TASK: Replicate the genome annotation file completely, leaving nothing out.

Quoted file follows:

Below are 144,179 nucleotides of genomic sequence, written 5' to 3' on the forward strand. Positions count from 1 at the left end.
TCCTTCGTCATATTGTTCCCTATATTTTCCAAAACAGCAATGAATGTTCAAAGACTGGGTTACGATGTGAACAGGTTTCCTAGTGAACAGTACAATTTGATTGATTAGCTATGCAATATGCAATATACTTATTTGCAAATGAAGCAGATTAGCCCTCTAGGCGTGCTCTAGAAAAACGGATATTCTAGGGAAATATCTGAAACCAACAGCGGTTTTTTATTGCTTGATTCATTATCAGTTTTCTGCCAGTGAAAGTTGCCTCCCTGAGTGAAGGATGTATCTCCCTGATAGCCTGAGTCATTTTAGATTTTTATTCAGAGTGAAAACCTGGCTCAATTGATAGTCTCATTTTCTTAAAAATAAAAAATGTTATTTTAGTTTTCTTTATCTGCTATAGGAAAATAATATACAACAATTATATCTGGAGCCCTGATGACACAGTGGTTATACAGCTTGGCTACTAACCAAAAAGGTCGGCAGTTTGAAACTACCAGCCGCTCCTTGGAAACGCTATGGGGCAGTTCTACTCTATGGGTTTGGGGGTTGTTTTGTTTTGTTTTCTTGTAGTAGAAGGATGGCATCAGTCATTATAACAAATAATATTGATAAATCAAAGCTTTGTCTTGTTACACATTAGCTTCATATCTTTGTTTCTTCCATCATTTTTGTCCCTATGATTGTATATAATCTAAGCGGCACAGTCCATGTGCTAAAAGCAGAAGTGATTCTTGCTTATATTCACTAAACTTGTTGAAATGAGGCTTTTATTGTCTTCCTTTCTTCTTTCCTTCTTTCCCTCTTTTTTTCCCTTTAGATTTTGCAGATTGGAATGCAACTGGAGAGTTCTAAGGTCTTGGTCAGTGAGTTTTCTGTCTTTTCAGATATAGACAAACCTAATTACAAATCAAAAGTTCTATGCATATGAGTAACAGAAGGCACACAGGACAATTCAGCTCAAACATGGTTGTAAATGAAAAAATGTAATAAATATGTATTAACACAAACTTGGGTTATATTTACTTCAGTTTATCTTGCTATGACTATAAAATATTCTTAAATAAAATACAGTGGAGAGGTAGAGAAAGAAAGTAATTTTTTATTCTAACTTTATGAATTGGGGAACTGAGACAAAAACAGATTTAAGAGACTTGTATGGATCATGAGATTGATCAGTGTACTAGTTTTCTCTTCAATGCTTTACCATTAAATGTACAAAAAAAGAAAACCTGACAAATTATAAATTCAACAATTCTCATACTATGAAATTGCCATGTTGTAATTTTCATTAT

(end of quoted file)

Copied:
Below are 144,179 nucleotides of genomic sequence, written 5' to 3' on the forward strand. Positions count from 1 at the left end.
TCCTTCGTCATATTGTTCCCTATATTTTCCAAAACAGCAATGAATGTTCAAAGACTGGGTTACGATGTGAACAGGTTTCCTAGTGAACAGTACAATTTGATTGATTAGCTATGCAATATGCAATATACTTATTTGCAAATGAAGCAGATTAGCCCTCTAGGCGTGCTCTAGAAAAACGGATATTCTAGGGAAATATCTGAAACCAACAGCGGTTTTTTATTGCTTGATTCATTATCAGTTTTCTGCCAGTGAAAGTTGCCTCCCTGAGTGAAGGATGTATCTCCCTGATAGCCTGAGTCATTTTAGATTTTTATTCAGAGTGAAAACCTGGCTCAATTGATAGTCTCATTTTCTTAAAAATAAAAAATGTTATTTTAGTTTTCTTTATCTGCTATAGGAAAATAATATACAACAATTATATCTGGAGCCCTGATGACACAGTGGTTATACAGCTTGGCTACTAACCAAAAAGGTCGGCAGTTTGAAACTACCAGCCGCTCCTTGGAAACGCTATGGGGCAGTTCTACTCTATGGGTTTGGGGGTTGTTTTGTTTTGTTTTCTTGTAGTAGAAGGATGGCATCAGTCATTATAACAAATAATATTGATAAATCAAAGCTTTGTCTTGTTACACATTAGCTTCATATCTTTGTTTCTTCCATCATTTTTGTCCCTATGATTGTATATAATCTAAGCGGCACAGTCCATGTGCTAAAAGCAGAAGTGATTCTTGCTTATATTCACTAAACTTGTTGAAATGAGGCTTTTATTGTCTTCCTTTCTTCTTTCCTTCTTTCCCTCTTTTTTTCCCTTTAGATTTTGCAGATTGGAATGCAACTGGAGAGTTCTAAGGTCTTGGTCAGTGAGTTTTCTGTCTTTTCAGATATAGACAAACCTAATTACAAATCAAAAGTTCTATGCATATGAGTAACAGAAGGCACACAGGACAATTCAGCTCAAACATGGTTGTAAATGAAAAAATGTAATAAATATGTATTAACACAAACTTGGGTTATATTTACTTCAGTTTATCTTGCTATGACTATAAAATATTCTTAAATAAAATACAGTGGAGAGGTAGAGAAAGAAAGTAATTTTTTATTCTAACTTTATGAATTGGGGAACTGAGACAAAAACAGATTTAAGAGACTTGTATGGATCATGAGATTGATCAGTGTACTAGTTTTCTCTTCAATGCTTTACCATTAAATGTACAAAAAAAGAAAACCTGACAAATTATAAATTCAACAATTCTCATACTATGAAATTGCCATGTTGTAATTTTCATTAT